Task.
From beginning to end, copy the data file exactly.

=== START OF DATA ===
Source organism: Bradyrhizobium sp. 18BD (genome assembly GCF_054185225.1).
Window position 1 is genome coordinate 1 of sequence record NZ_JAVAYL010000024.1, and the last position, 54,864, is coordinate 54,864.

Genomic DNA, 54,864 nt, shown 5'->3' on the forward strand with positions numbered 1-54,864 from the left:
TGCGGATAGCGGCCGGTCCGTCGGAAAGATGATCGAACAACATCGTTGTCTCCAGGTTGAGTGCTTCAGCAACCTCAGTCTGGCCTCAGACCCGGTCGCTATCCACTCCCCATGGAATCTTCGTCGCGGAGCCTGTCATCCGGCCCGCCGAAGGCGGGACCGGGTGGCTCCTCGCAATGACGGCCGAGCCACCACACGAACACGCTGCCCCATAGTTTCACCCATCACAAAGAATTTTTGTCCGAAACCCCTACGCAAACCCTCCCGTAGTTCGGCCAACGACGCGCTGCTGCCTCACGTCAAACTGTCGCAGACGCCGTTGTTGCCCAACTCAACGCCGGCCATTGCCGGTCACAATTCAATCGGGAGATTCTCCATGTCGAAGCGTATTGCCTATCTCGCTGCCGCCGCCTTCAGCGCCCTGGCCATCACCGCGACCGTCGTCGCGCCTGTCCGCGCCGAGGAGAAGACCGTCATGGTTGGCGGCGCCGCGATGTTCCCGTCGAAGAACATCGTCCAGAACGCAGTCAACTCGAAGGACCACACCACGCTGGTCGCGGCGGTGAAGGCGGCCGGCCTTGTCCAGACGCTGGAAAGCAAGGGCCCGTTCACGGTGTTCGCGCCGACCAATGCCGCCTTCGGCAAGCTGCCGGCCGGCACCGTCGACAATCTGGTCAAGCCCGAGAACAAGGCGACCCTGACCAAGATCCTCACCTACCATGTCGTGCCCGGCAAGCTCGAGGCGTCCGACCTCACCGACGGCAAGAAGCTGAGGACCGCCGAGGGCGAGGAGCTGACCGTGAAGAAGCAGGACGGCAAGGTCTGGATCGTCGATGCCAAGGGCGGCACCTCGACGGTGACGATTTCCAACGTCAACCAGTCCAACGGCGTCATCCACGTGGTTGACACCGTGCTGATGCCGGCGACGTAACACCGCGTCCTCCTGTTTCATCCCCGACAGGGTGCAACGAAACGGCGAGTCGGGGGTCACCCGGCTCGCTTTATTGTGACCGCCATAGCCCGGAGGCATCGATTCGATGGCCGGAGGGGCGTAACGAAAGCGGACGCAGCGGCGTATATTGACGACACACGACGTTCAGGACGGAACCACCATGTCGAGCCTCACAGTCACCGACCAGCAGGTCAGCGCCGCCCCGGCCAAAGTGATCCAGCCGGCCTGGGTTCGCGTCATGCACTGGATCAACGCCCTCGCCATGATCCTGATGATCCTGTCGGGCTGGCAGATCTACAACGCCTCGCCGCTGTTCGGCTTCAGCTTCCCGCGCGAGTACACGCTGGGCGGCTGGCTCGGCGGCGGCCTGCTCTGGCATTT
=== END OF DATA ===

Source organism: Bradyrhizobium sp. 18BD (genome assembly GCF_054185225.1).
Window position 1 is genome coordinate 1 of sequence record NZ_JAVAYL010000024.1, and the last position, 54,864, is coordinate 54,864.

Genomic DNA, 54,864 nt, shown 5'->3' on the forward strand with positions numbered 1-54,864 from the left:
TGCGGATAGCGGCCGGTCCGTCGGAAAGATGATCGAACAACATCGTTGTCTCCAGGTTGAGTGCTTCAGCAACCTCAGTCTGGCCTCAGACCCGGTCGCTATCCACTCCCCATGGAATCTTCGTCGCGGAGCCTGTCATCCGGCCCGCCGAAGGCGGGACCGGGTGGCTCCTCGCAATGACGGCCGAGCCACCACACGAACACGCTGCCCCATAGTTTCACCCATCACAAAGAATTTTTGTCCGAAACCCCTACGCAAACCCTCCCGTAGTTCGGCCAACGACGCGCTGCTGCCTCACGTCAAACTGTCGCAGACGCCGTTGTTGCCCAACTCAACGCCGGCCATTGCCGGTCACAATTCAATCGGGAGATTCTCCATGTCGAAGCGTATTGCCTATCTCGCTGCCGCCGCCTTCAGCGCCCTGGCCATCACCGCGACCGTCGTCGCGCCTGTCCGCGCCGAGGAGAAGACCGTCATGGTTGGCGGCGCCGCGATGTTCCCGTCGAAGAACATCGTCCAGAACGCAGTCAACTCGAAGGACCACACCACGCTGGTCGCGGCGGTGAAGGCGGCCGGCCTTGTCCAGACGCTGGAAAGCAAGGGCCCGTTCACGGTGTTCGCGCCGACCAATGCCGCCTTCGGCAAGCTGCCGGCCGGCACCGTCGACAATCTGGTCAAGCCCGAGAACAAGGCGACCCTGACCAAGATCCTCACCTACCATGTCGTGCCCGGCAAGCTCGAGGCGTCCGACCTCACCGACGGCAAGAAGCTGAGGACCGCCGAGGGCGAGGAGCTGACCGTGAAGAAGCAGGACGGCAAGGTCTGGATCGTCGATGCCAAGGGCGGCACCTCGACGGTGACGATTTCCAACGTCAACCAGTCCAACGGCGTCATCCACGTGGTTGACACCGTGCTGATGCCGGCGACGTAACACCGCGTCCTCCTGTTTCATCCCCGACAGGGTGCAACGAAACGGCGAGTCGGGGGTCACCCGGCTCGCTTTATTGTGACCGCCATAGCCCGGAGGCATCGATTCGATGGCCGGAGGGGCGTAACGAAAGCGGACGCAGCGGCGTATATTGACGACACACGACGTTCAGGACGGAACCACCATGTCGAGCCTCACAGTCACCGACCAGCAGGTCAGCGCCGCCCCGGCCAAAGTGATCCAGCCGGCCTGGGTTCGCGTCATGCACTGGATCAACGCCCTCGCCATGATCCTGATGATCCTGTCGGGCTGGCAGATCTACAACGCCTCGCCGCTGTTCGGCTTCAGCTTCCCGCGCGAGTACACGCTGGGCGGCTGGCTCGGCGGCGGCCTGCTCTGGCATTT